I essentially took this approach with my 9 y/o who was in her first year of TB and it worked well once she decided to trust me on the idea. We made her successes for the weekend at the plate based on whether or not she was executing the fundamentals we were currently working. In fact, it made it easier for her mentally because I was able to take the blame when she struggled to make contact. I would tell her she was doing everything we'd worked on and that I hadn't taught her that what she needed to know to make better contact yet.

Something else I told her that seemed to stick, not only in hitting but elsewhere, was that you sometimes have to make bad decisions in order to learn how to make good decisions.

Kids have to give themselves permission to make mistakes. Of course, so do parents, but that's another post.
 
May 12, 2008
2,217
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Well said. Both of you. Much more there than a casual reading of both these posts would reveal IMO.
 
I'm not an expert on mechanics, but I have 3 daughters and I coached young girls for several years. One of the biggest issues for girls is they don't want to let anyone else down. In her mind a strikeout may equal failure. She may be afraid she'll strike out so she just wants to put the bat on the ball. She also may be taking too long to decide whether she should swing. This will result in her getting jammed frequently as she'll be making contact with the ball too deep in the zone.
I would focus on the easy things to fix right now and keep this simple.
1. Redefine a successful at bat for her. It should be to make good decisions about which balls to swing at and to swing the bat with the intent to do great harm to the ball. The strike out is irrelevant. If she strikes out, then she should be able to tell you that she made good decisions at the plate. This should give her more confidence.
2. Her only decision is whether she should STOP her swing. This will make her more aggressive. A lot of players will take too long to decide between balls and strikes. They then try to prepare to swing the bat. She should treat every pitch like it is going to be a strike. She can stop her swing once she sees differently.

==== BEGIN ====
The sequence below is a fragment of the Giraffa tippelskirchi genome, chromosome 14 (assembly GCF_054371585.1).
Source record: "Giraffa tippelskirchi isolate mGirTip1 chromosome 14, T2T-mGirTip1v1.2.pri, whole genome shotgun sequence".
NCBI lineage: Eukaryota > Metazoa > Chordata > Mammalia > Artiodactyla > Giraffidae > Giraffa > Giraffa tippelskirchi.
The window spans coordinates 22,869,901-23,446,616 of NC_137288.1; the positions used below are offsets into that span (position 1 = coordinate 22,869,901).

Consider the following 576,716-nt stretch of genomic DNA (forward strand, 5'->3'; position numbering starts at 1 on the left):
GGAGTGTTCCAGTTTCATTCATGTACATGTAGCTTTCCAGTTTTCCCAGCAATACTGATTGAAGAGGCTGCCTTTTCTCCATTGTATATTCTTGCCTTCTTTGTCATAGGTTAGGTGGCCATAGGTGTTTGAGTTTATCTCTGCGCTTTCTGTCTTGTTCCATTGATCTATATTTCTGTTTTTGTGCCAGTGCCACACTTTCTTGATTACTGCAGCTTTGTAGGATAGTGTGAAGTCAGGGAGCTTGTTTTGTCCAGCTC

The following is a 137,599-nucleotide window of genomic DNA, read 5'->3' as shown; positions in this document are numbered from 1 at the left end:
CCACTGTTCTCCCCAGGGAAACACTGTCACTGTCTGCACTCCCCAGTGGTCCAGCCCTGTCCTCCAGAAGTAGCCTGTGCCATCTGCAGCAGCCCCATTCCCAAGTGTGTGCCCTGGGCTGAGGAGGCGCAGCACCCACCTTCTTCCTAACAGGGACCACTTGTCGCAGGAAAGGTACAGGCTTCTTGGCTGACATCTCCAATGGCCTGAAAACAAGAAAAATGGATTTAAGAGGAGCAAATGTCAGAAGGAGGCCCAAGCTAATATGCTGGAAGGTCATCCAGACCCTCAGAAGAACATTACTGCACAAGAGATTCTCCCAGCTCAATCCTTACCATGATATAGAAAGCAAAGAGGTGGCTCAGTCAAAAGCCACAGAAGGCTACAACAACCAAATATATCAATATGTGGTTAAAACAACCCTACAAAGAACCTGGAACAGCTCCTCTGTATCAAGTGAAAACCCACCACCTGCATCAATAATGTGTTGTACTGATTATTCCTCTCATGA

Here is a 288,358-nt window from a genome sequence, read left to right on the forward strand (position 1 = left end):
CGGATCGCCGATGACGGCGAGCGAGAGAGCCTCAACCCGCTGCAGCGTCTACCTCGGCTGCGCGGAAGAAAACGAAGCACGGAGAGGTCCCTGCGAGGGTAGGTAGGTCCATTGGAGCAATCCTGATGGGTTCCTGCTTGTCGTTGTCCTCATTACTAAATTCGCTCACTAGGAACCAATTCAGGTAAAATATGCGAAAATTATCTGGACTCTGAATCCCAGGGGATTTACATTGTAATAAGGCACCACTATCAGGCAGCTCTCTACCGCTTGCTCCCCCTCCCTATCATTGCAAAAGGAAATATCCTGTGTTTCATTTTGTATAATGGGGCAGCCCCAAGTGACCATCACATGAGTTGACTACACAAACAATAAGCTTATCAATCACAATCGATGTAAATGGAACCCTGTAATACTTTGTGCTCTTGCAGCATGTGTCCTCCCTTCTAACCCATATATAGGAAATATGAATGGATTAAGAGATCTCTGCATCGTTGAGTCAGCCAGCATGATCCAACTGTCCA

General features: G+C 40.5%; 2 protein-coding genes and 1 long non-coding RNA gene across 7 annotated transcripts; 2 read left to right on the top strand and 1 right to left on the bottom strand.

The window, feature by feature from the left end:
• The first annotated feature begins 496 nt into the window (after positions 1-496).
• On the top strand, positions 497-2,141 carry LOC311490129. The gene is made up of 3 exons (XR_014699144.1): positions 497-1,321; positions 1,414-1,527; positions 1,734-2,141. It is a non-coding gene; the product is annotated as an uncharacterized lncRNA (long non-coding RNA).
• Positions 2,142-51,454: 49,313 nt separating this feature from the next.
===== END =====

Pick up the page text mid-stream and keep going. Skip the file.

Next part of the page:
You hit the nail on the head. I talked to her about #1 and we got past that. #2 is her problem. She just can't get to that point mentally.. She says she understands the need but can't. We worked on her loading, hands back, stepping straight but by the time she decides to swing she can just get the bat on the ball, no power.
 
May 12, 2008
2,217
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You tell her to go up there for a few at bats and swing at every pitch. Literally. If it ain't rolling on the ground she's hacking for all she's worth for one or two or three at bats. Whatever it takes to get past this. Plenty of time to slowly back off to being reasonably selective...LATER.
 
Jun 2, 2008
62
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My daughter is doing the same thing as described above. She executes mechanics beautifully in practice. She focuses on all aspects and knows exactly when she didn't execute. Get to the game, swing stops, slow grounders to right side. She kills chang-ups though. I have seen her hit 180ft shots in practice - can't get the ball out of the infield in games though. Rarely strikes out. I just feel she is more concerned with making contact then hitting the ball hard. I do believe she is deciding too late to swing as suggested above.

So how do you fix it. I like the suggestion to have her swing hard at everything that isn't rolling, and work on selection later. Any other suggestions.

Thanks